Yet, IMO I do think it may be a valid point for dogs being shown at conformation, as they will not develop quite the same extent of secondary sex characteristics - such as breadth of chest or head.  Show dogs can't be sterilized anyway.... unless someone's cheating,

But, on the average pet you can't really tell that difference, so no I dont feel that for an average pet "growth" should be a deciding issue on neutering early vs later.
 

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I am not sure who you consider "most vets", but we should probably not all be lumped into saying "most of us".
Yes, that's why it's "most" and not "all". :)

the ASPCA and HSUS are in the business of rehoming and adoption
That's a common thought, but it's not true.  The HSUS does not operate or have direct control over any shelters for dogs or cats, and of their ~$132 million in annual revenues, less than 1% goes to support local dog and cat shelters across the US.  The ASPCA does operate a shelter in New York, but that's the only one (though they do humane work across the country, they only rehome and adopt in NY).

These places exist because there is a over population of pets, if there was'nt.... there would be no need for them.
That's a whole other long argument that I won't get into here, but suffice it to say that in most areas it's not overpopulation that's a problem, it's retention.  In most cases reproductive status has no bearing on whether an animal is turned in to a shelter.

I dont feel that any vet would be "feeding the anti-breeding and certainly not the anti-pet agenda."  Why would we?  If we became an anti-pet society, I myself as well as many other vets would be out of a job and a profession.
As I said, most don't realize they are doing so.  I'd imagine even many members of the AVAR (or whatever their new H$U$-hybrid acronym is now) don't realize the full extent of the animal rights agenda.

Is there negative things....yes there sure is!  But, keep in mind that there is vast information on the internet to find and the negative information that most people site against early s/n is also dated at least 6 years ago and in most cases even older/longer.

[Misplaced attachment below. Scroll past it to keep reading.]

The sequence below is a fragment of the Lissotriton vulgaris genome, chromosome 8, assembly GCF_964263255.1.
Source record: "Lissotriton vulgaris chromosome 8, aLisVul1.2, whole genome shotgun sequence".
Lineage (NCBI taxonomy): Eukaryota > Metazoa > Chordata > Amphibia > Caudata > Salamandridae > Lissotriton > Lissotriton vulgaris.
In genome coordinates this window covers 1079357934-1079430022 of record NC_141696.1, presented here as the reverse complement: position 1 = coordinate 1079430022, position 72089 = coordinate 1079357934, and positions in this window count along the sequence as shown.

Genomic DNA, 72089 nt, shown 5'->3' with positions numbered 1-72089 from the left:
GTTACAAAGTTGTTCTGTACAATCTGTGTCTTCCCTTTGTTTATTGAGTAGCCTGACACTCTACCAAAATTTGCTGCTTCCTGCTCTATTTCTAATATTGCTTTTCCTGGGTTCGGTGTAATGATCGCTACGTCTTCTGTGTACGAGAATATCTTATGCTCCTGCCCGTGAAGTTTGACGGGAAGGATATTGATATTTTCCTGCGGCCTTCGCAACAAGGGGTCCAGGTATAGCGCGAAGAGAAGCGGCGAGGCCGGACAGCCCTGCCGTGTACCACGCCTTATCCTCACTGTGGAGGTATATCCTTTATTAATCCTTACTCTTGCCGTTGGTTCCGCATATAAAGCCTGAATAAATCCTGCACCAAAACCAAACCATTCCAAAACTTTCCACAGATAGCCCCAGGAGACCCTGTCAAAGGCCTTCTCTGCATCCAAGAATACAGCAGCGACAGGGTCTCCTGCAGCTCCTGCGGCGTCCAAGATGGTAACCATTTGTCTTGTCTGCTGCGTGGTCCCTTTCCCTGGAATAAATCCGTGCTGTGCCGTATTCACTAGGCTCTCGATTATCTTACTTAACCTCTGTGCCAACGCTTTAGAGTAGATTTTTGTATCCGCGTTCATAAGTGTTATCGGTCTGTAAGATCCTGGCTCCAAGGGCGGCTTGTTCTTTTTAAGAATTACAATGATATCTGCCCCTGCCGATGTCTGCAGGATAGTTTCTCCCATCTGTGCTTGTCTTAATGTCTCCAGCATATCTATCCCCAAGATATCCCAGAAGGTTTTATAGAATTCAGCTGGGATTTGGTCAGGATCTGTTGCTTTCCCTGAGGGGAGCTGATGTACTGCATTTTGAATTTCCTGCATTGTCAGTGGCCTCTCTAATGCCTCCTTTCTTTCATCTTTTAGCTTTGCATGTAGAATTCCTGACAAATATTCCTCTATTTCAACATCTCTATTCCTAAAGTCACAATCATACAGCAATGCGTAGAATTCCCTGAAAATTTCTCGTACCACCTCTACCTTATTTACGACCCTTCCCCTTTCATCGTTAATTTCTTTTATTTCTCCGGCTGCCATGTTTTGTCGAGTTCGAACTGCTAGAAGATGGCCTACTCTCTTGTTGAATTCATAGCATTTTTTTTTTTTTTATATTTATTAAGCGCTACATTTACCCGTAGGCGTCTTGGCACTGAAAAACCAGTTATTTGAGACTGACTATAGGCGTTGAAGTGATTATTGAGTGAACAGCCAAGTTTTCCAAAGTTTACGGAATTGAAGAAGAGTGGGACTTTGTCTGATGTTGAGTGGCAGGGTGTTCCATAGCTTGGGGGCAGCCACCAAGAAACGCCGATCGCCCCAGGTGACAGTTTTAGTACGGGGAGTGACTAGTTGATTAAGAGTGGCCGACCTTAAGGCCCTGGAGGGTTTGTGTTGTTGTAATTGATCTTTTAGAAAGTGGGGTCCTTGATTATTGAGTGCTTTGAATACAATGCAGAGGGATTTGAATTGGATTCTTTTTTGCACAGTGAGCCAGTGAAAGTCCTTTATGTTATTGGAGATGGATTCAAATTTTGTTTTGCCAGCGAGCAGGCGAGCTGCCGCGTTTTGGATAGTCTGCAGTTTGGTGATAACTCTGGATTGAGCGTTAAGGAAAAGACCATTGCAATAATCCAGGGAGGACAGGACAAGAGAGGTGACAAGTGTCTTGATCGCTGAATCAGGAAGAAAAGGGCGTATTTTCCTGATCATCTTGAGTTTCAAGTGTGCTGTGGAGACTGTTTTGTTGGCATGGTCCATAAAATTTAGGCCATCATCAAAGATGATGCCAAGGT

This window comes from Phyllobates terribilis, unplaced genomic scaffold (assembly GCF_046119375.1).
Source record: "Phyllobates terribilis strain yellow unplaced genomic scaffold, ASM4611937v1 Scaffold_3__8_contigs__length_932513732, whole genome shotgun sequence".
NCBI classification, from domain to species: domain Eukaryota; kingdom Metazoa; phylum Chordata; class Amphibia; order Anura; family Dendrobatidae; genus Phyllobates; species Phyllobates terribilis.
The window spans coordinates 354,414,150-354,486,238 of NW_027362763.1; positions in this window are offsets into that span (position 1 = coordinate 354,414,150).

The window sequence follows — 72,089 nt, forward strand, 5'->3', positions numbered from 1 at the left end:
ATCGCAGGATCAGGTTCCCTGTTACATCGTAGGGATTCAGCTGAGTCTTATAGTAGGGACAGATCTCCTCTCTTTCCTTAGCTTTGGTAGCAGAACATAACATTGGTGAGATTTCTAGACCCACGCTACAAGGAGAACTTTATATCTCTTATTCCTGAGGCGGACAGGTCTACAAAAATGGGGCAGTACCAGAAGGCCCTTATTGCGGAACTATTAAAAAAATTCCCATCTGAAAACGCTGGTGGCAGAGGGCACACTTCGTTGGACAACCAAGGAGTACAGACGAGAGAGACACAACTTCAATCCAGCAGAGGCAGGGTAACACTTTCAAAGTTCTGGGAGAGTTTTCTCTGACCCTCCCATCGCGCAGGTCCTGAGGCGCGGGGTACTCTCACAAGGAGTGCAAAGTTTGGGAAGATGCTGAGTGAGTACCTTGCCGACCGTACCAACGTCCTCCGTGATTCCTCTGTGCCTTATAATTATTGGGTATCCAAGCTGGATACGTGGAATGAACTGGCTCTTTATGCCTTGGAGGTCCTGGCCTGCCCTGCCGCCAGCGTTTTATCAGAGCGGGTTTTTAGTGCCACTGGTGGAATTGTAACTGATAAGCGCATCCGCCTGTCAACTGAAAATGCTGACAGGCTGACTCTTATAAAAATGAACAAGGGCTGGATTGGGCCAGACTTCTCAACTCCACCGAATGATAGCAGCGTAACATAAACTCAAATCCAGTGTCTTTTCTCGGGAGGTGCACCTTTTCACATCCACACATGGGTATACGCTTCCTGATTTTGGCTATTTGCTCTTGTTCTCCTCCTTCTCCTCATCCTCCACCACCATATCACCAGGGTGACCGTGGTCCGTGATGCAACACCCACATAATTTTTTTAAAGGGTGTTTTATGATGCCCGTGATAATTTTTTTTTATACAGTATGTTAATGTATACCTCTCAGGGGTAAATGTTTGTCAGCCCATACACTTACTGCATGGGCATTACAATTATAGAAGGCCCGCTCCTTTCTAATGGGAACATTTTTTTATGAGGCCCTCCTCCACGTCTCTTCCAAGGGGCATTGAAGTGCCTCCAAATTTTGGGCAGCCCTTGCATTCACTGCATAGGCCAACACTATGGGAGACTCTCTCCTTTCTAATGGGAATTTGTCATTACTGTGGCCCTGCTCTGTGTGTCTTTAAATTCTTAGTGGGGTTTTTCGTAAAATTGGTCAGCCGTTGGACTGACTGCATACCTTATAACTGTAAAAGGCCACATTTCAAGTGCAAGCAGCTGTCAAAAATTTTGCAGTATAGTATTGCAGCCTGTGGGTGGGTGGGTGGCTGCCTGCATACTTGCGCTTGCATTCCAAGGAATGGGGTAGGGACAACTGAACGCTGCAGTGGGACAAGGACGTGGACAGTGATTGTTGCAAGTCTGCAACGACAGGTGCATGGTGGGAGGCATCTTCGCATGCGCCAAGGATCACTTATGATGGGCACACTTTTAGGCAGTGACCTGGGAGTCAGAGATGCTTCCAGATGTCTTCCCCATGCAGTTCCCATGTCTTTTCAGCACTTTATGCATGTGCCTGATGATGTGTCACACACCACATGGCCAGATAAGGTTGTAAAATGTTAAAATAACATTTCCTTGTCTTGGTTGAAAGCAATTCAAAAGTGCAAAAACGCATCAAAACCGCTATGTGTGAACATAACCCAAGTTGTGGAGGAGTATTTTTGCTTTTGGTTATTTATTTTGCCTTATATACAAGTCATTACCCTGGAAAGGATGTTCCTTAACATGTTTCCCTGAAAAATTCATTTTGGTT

And the positive information is how old? Heck, the "spaying before the first season nearly eliminates the risk of mammary tumors" information is from 1969!  ;)  

Besides which, there are over a dozen studies on the long-term effects of s/n which were published within the last six years, many within the last two or three.  Even so, lacking evidence to the contrary, there's no reason to disregard information obtained several years ago simply because it was obtained several years ago.  Hence why the decreased relative risk of mammary tumors is a valid consideration in the spaying risk assessment procedure. :)

But, on the average pet you can't really tell that difference, so no I dont feel that for an average pet "growth" should be a deciding issue on neutering early vs later.
Not "growth" itself, more along the lines of full development - outward and inward - but I also certainly don't think it should be the only deciding issue in any case.  :)
 

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Even in the slight off use of words between "most" and "all", it is certain to say that the phrase "all" can not be used because it would not be accurate.  Furthermore, the term "most" still should not be used, because it is still not very accurate. Considering there are probably close to 100,000 veterinarians in the US alone....how many do you know their personal ethics or feelings on this situation to say "most of them".  It would be much more accurate to probably say "a few".